Hormones and liver detoxification

Hormones. We can’t live without them, but fluctuations and imbalances make being a woman a love-hate relationship. Female sex hormones, progesterone and estrogen, feminize the female skeleton and add curves that define the female silhouette. Bones become strong and blood vessel are less susceptible to injury due to female hormones. Tweaking concentrations of estrogen or progesterone, however, can lead to a host of challenges. Insufficient progesterone can cause the embarrassment of adult acne, the disappointment of infertility, and the confusion of male pattern hair growth – hair loss and hair growth in areas that look undoubtedly better on men! Excess estrogen may elicit some health concerns, including gynaecological cancers (breast, cervical, vaginal, and endometrial), fibroids, endometriosis, and elevated PMS symptoms. On the other hand, low estrogen, such as during menopause, gives way to brittle bones, dry skin and dry vagina, impaired fertility, and low libido. Hormone imbalances spell frustration. Thankfully, there are solutions. Liver detoxification is key to managing estrogen imbalances, the first step in hormonal balance.

Detoxification, the liver, and estrogens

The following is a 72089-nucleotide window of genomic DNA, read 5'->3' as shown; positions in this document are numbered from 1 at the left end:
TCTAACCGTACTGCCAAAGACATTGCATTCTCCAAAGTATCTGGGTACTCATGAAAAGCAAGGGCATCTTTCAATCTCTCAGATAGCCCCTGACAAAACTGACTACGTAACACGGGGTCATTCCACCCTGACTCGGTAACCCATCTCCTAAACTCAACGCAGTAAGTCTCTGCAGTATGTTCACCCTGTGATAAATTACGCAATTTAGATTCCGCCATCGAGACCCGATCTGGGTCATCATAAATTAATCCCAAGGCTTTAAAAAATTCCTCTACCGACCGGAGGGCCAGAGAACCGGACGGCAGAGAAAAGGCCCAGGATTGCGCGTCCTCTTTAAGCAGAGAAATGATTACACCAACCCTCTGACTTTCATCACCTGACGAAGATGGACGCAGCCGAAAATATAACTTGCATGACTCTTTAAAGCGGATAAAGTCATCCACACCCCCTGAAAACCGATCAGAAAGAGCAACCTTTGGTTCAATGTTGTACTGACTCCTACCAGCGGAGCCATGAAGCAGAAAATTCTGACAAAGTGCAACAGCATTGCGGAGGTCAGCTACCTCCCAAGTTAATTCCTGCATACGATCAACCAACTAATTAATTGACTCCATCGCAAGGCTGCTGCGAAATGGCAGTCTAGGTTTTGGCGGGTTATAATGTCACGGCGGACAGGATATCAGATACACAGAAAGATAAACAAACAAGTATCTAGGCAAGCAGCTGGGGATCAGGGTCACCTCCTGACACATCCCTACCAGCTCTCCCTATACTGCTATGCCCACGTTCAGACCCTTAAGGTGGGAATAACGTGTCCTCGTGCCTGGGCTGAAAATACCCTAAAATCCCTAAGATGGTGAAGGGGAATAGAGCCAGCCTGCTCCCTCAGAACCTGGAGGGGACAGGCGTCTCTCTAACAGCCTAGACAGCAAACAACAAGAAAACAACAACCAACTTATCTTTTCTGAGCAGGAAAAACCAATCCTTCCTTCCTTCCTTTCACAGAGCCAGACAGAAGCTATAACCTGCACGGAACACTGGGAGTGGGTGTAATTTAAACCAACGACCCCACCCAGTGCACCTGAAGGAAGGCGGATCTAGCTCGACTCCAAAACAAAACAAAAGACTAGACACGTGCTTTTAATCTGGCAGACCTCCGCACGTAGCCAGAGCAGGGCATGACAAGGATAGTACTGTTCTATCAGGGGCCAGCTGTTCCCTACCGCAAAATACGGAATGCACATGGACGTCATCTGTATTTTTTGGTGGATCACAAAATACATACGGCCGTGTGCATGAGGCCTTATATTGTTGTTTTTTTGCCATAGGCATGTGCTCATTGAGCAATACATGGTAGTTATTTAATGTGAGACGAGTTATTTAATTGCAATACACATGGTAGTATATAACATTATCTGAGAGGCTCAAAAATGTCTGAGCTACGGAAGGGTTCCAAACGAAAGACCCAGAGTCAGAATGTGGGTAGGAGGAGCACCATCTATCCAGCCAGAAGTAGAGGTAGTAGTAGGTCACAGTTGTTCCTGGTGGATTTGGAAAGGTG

Estrogen is an umbrella term for estradiol, estrone, and estriol. Estrogens, along with other sex hormones, are produced on-demand; they are not stored. Estrogens circulate in blood and bind to estrogen receptors on target tissues, which include brain, bone, endometrium, skin, breast, and walls of arteries. Estrogens clear from circulation via detoxification pathways in the liver. Other organ cells are able to clear estrogens, although detoxification enzymes are most concentrated in the liver. These enzymes modify estrogen to make it readily eliminated from the body via urine and feces. Detoxification is a multi-step process requiring phase I and phase II detoxification enzymes. Estrogens that enter the liver interact with phase I detoxification enzymes, which modify estrogens into one of two main products (metabolites): 2-hydroxyestrone (2-hydroxyestradial) or 16α-hydroxyestrone (16α-hydroxyestradial). For estrogen balance and chemoprotection, increasing the ratio of 2-hydroxyestrone to 16α-hydroxyestrone is desired. This is due to 2-hydroxyestrone having weak estrogenic activity. It also can occupy estrogen receptors, thereby reducing binding sites for stronger estrogens. Conversely, 16α-hydroxyestrone has strong estrogenic activity. It is a “bad estrogen,” due to its association with rapid cell division, DNA damage, and carcinogensis (1,2).